Wednesday, October 31, 2007

Uniting to Make Downtown More Responsible!!

Over the last 10 years, the gap between the rich and the working class has grown tremendously. Large commercial property owners in the Greater Boston area, like The Blackstone Group, enjoy millions of dollars in profits, while residents of the communities where most of their service workers live – Roxbury, Dorchester, and Mattapan – can barely make ends meet.

In our Secure Jobs, Secure Communities campaign we are organizing to demand that large downtown commercial property owners, including The Blackstone Group, invest $1 per square foot of property they own back into Boston neighborhoods. We are focusing on some of the most pressing issues around which community groups are currently organizing – foreclosure prevention, youth opportunities, CORI reform, and access to quality jobs.

Call The Blackstone Group CEO Stephen Schwarzman TODAY! 1-212-583-5000
These are SCARY times for our communities and companies like The Blackstone Group can do the right thing and make a difference. Tell him to meet with Community Labor United about investing back into our communities here in Boston.

Monday, October 29, 2007

Rodney Noel is a young Haitian-American security officer who is currently living in the Dorchester area. He has been working as an officer for the past four years. Rodney has been active in the campaign to unionize the security industry because he feels that officers are not being treated fairly. Rodney is the father of a 3 year-old girl and has to work overtime to support his family while also attending school at the University of Massachusetts, Boston. Rodney does not have health insurance for himself or his family. He relies on MassHealth for his medical needs. According to Rodney, his involvement with the security campaign is about more than his personal needs. He believes that the success of this struggle will improve his community not only from an economic standpoint, but that it will also help decrease crime in the neighborhoods since parents will be able to spend more time with their children and jobs will be created that give young people more opportunities and hope for their future.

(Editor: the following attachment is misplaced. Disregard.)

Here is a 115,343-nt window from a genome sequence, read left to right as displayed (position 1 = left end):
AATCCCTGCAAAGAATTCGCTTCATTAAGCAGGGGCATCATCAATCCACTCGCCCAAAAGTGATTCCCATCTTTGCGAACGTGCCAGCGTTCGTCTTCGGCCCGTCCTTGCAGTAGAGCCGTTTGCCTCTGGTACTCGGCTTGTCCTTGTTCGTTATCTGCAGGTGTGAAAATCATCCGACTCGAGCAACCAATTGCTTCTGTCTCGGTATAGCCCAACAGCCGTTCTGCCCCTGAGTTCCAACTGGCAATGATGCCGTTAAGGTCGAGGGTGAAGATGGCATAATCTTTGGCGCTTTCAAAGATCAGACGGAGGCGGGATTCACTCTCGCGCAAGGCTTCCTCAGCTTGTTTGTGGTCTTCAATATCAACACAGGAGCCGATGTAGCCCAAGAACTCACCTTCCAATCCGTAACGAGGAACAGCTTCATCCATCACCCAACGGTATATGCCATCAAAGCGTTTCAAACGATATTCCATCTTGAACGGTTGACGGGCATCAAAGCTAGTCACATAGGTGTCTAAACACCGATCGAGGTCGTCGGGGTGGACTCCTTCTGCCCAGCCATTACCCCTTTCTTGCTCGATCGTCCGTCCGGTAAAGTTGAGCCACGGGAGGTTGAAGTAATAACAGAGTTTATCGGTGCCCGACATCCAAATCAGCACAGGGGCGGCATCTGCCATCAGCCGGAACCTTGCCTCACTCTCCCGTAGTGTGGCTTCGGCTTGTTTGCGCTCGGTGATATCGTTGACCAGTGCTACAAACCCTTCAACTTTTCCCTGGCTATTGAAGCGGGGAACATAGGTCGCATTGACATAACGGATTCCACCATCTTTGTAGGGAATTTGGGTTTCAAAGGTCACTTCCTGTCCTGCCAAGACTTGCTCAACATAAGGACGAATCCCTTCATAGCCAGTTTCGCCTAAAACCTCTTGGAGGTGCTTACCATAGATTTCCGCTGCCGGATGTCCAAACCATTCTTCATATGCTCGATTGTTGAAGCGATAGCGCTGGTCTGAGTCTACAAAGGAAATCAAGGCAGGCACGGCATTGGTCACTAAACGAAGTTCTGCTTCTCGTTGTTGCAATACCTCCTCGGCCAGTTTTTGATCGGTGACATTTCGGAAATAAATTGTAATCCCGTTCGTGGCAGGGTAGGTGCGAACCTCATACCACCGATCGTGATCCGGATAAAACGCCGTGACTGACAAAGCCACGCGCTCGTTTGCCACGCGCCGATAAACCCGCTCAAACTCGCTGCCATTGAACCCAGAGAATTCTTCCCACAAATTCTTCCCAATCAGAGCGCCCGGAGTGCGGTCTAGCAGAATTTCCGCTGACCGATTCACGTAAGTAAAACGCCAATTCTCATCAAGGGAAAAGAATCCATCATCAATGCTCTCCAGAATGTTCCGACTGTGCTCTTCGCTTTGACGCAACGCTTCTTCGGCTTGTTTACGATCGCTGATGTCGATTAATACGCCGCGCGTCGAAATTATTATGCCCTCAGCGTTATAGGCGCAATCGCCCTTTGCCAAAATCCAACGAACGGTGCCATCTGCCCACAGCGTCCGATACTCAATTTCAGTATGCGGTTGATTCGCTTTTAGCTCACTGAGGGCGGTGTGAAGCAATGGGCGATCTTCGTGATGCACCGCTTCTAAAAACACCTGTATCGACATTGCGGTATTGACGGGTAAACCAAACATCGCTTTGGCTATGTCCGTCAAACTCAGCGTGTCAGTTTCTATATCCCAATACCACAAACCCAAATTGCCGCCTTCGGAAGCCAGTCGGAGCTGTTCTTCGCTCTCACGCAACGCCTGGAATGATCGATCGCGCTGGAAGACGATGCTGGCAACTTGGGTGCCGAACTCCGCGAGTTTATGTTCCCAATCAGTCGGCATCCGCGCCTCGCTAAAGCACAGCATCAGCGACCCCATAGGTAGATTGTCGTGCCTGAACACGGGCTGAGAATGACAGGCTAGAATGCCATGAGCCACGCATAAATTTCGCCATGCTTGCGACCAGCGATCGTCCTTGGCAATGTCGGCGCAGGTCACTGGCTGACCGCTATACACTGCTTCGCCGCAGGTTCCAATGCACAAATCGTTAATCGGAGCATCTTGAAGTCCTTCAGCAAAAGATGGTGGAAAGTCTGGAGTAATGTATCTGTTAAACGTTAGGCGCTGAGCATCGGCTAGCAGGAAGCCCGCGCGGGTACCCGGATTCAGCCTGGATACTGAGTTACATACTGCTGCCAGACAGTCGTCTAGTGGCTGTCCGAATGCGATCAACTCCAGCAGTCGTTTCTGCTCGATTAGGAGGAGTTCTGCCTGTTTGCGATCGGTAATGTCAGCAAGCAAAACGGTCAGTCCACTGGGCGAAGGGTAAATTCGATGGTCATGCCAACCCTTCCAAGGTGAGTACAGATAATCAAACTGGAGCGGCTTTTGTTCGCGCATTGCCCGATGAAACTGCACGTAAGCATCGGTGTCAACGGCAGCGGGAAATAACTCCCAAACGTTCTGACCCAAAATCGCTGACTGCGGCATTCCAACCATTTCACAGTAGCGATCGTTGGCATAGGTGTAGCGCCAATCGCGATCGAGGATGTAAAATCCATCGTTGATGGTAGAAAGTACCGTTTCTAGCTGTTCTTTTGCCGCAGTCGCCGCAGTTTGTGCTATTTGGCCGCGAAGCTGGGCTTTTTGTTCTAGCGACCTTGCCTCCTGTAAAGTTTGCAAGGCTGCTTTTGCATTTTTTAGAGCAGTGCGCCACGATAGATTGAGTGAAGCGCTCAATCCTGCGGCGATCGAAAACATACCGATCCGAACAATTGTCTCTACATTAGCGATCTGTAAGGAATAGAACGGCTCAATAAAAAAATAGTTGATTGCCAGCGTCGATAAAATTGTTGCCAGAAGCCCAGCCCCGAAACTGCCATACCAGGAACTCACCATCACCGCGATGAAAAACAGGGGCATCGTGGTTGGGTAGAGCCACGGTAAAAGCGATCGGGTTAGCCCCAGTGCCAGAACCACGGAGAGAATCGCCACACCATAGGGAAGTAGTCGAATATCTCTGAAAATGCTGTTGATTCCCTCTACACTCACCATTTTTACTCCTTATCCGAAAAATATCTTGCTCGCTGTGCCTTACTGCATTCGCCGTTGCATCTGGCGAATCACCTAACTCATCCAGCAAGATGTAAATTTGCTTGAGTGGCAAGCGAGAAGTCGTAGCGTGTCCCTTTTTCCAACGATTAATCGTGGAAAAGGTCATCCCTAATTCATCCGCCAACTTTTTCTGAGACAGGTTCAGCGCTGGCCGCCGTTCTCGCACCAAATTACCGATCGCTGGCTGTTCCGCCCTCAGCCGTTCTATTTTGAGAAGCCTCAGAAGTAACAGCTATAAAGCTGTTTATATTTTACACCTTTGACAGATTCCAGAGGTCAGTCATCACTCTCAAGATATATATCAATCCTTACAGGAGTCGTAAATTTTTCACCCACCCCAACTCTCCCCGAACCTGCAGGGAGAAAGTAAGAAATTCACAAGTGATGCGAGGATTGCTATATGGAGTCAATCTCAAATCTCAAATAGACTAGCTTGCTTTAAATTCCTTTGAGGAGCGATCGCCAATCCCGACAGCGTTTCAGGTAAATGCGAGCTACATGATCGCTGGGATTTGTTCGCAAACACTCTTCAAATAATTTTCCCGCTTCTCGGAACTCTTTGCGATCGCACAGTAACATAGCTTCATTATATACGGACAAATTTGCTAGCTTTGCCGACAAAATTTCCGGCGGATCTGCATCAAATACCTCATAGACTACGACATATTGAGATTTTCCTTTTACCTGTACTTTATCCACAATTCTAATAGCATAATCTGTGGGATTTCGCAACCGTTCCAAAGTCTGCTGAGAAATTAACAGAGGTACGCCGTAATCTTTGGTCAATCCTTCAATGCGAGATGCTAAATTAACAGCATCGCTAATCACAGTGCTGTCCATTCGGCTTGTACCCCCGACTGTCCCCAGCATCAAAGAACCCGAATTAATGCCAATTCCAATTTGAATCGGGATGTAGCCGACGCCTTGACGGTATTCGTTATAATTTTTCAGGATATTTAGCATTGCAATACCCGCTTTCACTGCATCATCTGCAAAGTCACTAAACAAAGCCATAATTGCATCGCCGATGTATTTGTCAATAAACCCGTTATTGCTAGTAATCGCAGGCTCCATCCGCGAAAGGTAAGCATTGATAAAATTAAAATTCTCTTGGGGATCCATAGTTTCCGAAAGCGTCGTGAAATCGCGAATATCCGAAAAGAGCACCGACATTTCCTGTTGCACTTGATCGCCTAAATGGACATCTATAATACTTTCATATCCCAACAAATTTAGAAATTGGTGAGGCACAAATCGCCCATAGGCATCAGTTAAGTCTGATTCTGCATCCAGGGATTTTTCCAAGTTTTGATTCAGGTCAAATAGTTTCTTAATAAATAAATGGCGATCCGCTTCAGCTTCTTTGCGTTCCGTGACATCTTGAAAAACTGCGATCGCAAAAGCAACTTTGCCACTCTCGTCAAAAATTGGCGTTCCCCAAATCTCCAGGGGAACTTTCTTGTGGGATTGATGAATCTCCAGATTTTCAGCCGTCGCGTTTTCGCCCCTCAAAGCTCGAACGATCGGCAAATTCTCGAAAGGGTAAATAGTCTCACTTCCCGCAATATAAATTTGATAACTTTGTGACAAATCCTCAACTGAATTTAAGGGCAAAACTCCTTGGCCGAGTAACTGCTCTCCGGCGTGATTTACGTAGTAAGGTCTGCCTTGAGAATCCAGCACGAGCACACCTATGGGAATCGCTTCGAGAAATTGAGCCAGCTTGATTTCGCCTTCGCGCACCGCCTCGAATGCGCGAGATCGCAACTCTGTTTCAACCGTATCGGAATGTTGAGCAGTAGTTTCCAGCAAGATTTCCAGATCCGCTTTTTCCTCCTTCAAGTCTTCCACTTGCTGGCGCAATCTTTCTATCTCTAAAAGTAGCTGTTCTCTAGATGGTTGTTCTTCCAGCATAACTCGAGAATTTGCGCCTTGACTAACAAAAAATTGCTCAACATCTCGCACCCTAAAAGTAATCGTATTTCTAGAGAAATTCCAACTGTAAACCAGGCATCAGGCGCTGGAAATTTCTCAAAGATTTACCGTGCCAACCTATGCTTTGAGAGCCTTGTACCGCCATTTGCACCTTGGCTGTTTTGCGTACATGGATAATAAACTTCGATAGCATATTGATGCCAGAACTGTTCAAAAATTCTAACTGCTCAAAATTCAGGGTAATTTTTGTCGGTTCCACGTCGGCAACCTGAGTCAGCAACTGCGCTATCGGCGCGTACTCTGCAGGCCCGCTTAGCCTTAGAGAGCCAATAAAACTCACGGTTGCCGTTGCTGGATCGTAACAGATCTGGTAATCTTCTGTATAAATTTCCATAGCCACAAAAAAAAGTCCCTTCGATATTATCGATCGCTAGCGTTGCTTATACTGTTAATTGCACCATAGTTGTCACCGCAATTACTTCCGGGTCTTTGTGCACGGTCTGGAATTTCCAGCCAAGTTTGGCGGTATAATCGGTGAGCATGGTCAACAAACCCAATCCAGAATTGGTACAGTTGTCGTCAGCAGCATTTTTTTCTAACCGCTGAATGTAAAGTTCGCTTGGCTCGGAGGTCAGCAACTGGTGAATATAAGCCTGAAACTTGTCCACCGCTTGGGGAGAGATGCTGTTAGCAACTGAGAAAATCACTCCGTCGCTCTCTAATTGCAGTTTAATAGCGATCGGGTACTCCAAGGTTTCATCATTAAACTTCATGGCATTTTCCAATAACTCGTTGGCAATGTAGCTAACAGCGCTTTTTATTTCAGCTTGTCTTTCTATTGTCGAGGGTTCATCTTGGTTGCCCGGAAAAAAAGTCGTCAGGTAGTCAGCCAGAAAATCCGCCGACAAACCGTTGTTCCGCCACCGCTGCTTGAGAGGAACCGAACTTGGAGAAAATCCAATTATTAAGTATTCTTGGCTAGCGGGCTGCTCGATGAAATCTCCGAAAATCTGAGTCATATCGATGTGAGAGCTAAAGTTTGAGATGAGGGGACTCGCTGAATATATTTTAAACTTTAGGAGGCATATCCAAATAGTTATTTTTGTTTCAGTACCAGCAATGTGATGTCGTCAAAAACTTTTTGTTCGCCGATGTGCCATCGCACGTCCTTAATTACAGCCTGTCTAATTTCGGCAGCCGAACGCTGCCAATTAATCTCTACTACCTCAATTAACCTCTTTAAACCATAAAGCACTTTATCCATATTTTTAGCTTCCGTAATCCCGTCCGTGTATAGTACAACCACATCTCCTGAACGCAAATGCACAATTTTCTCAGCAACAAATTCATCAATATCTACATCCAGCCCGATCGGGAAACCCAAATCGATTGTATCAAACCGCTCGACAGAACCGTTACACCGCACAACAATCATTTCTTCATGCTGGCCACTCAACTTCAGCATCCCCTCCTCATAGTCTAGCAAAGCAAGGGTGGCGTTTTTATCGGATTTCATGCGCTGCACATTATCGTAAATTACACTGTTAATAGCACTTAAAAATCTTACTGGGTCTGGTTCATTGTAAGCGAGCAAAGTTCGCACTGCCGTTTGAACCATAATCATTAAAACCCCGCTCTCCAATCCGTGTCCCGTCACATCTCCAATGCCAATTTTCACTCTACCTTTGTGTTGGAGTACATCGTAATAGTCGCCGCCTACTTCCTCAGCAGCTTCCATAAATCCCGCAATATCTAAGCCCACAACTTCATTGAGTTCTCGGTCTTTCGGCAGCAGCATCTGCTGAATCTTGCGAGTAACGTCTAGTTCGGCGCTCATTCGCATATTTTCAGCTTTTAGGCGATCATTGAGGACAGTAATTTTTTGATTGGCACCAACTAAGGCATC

Ronneshia Bolden is 17 years old and a member of United Youth and Youth Workers of Boston. She believes that if downtown commercial property owners like Blackstone invested more into the community, there would be more resources for the programs that youth want and need. Ronneisha is coming from the perspective of a young leader who really wants youth to have opportunities to better themselves. She thinks that more youth jobs, youth programs, and street workers would benefit the community, help decrease the number of youth on the streets, and increase the number of youth participating in positive change. Such programs prepare young people for a positive future, help build character, and give a voice to all youth in the community.
Sean Pelzer has definitely had his share of problems with CORI. Back in 1994, when he was a state employee, management questioned his alleged criminal history. Sean was shocked because he knew he had not committed any crimes, and therefore could not have a CORI. Nonetheless, he was laid off. Then in 1997, after working at UHaul for only 3 months, he was fired after his employer ran a CORI check. In 2001, after working for 6 months at Massachusetts General Hospital, Sean began speaking out to management about abusive and unsafe working conditions. In retaliation, he was fired after they decided to run a CORI check.

The following month, Sean was discharged and demoted by the Army because of his CORI, even after serving fourteen years with them. Finally, Sean was able to get a copy of his CORI and discovered all of the mistakes and inaccuracies, but was told he needed an attorney to clear his record. Since then, he has become active with the Union of Minority Neighborhood as an organizer to change the extremely flawed CORI law and to make sure no one else has to go through what he did.